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Brute Force Debugging
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Brute force is an often-overlooked approach to debugging software problems. By brute force, I m referring to a technique that might be tedious, arduous, and time-consuming, but that it is guaranteed to solve the problem. Which specific
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23. Debugging
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techniques are guaranteed to solve a problem are context dependent, but here are some general candidates: Perform a full design and/or code review on the broken code Throw away the section of code and redesign/recode it from scratch Throw away the whole program and redesign/recode it from scratch Compile code with full debugging information Compile code at pickiest warning level and fix all the picky compiler warnings Strap on a unit test harness and test the new code in isolation Create an automated test suite and run it all night Step through a big loop in the debugger manually until you get to the error condition Instrument the code with print, display, or other logging statements Replicate the end-user s full machine configuration Integrate new code in small pieces, fully testing each piece as its integrated
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Set a maximum time for quick and dirty debugging For each brute force technique, your reaction might very well be, I can t do that; it s too much work! The point is that it s only too much work if it takes more time than what I call quick and dirty debugging. It s always tempting to try for a quick guess rather than systematically instrumenting the code and giving the defect no place to hide. The gambler in each of us would rather use a risky approach that might find the defect in five minutes than the surefire approach that will find the defect in half an hour. The risk is that, if the fiveminute approach doesn t work, you get stubborn. Finding the defect the easy way becomes a matter of principle, and hours pass unproductively, as do days, weeks, months, ... How often have you spent two hours debugging code that took only 30 minutes to write That s a bad distribution of labor, and you would have been better off simply to rewrite the code than to debug bad code.
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When you decide to go for the quick victory, set a maximum time limit for trying the quick way. If you go past the time limit, resign yourself to the idea that the defect is going to be harder to diagnose than you originally thought, and flush it out the hard way. This approach allows you to get the easy defects right away and the hard defects after a bit longer.
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Make a list of brute force techniques Before you begin debugging a difficult error, ask yourself, If I get stuck debugging this problem, is there some way that I am guaranteed to be able to fix
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23. Debugging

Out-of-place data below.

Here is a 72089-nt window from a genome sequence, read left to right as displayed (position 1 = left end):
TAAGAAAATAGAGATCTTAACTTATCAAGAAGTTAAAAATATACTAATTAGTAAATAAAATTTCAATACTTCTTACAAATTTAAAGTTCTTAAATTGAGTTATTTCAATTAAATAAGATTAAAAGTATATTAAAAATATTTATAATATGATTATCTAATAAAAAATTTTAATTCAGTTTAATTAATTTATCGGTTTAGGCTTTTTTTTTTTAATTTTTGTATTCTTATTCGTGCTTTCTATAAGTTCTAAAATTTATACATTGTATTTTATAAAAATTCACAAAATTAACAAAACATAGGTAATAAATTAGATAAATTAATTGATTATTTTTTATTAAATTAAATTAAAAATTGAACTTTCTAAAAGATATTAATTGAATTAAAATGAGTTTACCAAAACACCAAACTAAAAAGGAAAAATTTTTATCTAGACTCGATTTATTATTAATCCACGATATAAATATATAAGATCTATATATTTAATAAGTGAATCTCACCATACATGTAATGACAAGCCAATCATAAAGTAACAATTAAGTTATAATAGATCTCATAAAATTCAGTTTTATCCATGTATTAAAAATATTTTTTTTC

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the problem If you can identify at least one brute force technique that will fix the problem including rewriting the code in question it s less likely that you ll waste hours or days when there s a quicker alternative.
Syntax Errors
Syntax-error problems are going the way of the woolly mammoth and the sabertoothed tiger. Compilers are getting better at diagnostic messages, and the days when you had to spend two hours finding a misplaced semicolon in a Pascal listing are almost gone. Here s a list of guidelines you can use to hasten the extinction of this endangered species:
Don t trust line numbers in compiler messages When your compiler reports a mysterious syntax error, look immediately before and immediately after the error the compiler could have misunderstood the problem or simply have poor diagnostics. Once you find the real defect, try to determine the reason the compiler put the message on the wrong statement. Understanding your compiler better can help you find future defects. Don t trust compiler messages Compilers try to tell you exactly what s wrong, but compilers are dissembling little rascals, and you often have to read between the lines to know what one really means. For example, in UNIX C, you can get a message that says floating exception for an integer divide-by-0. With C++ s Standard Template Library, you can get a pair of error messages: the first message is the real error in the use of the STL; the second message is a message from the compiler saying, Error message too long for printer to print; message truncated. You can probably come up with many examples of your own. Don t trust the compiler s second message Some compilers are better than others at detecting multiple errors. Some compilers get so excited after detecting the first error that they become giddy and overconfident; they prattle on with dozens of error messages that don t mean anything. Other compilers are more levelheaded, and although they must feel a sense of accomplishment when they detect an error, they refrain from spewing out inaccurate messages. If you can t quickly find the source of the second or third error message, don t worry about it. Fix the first one and recompile. Divide and conquer The idea of dividing the program into sections to help detect defects works especially well for syntax errors. If you have a troublesome syntax error, remove part of the code and compile again. You ll either get no error (because the error s in the part you removed), get the same error (meaning you need to remove a
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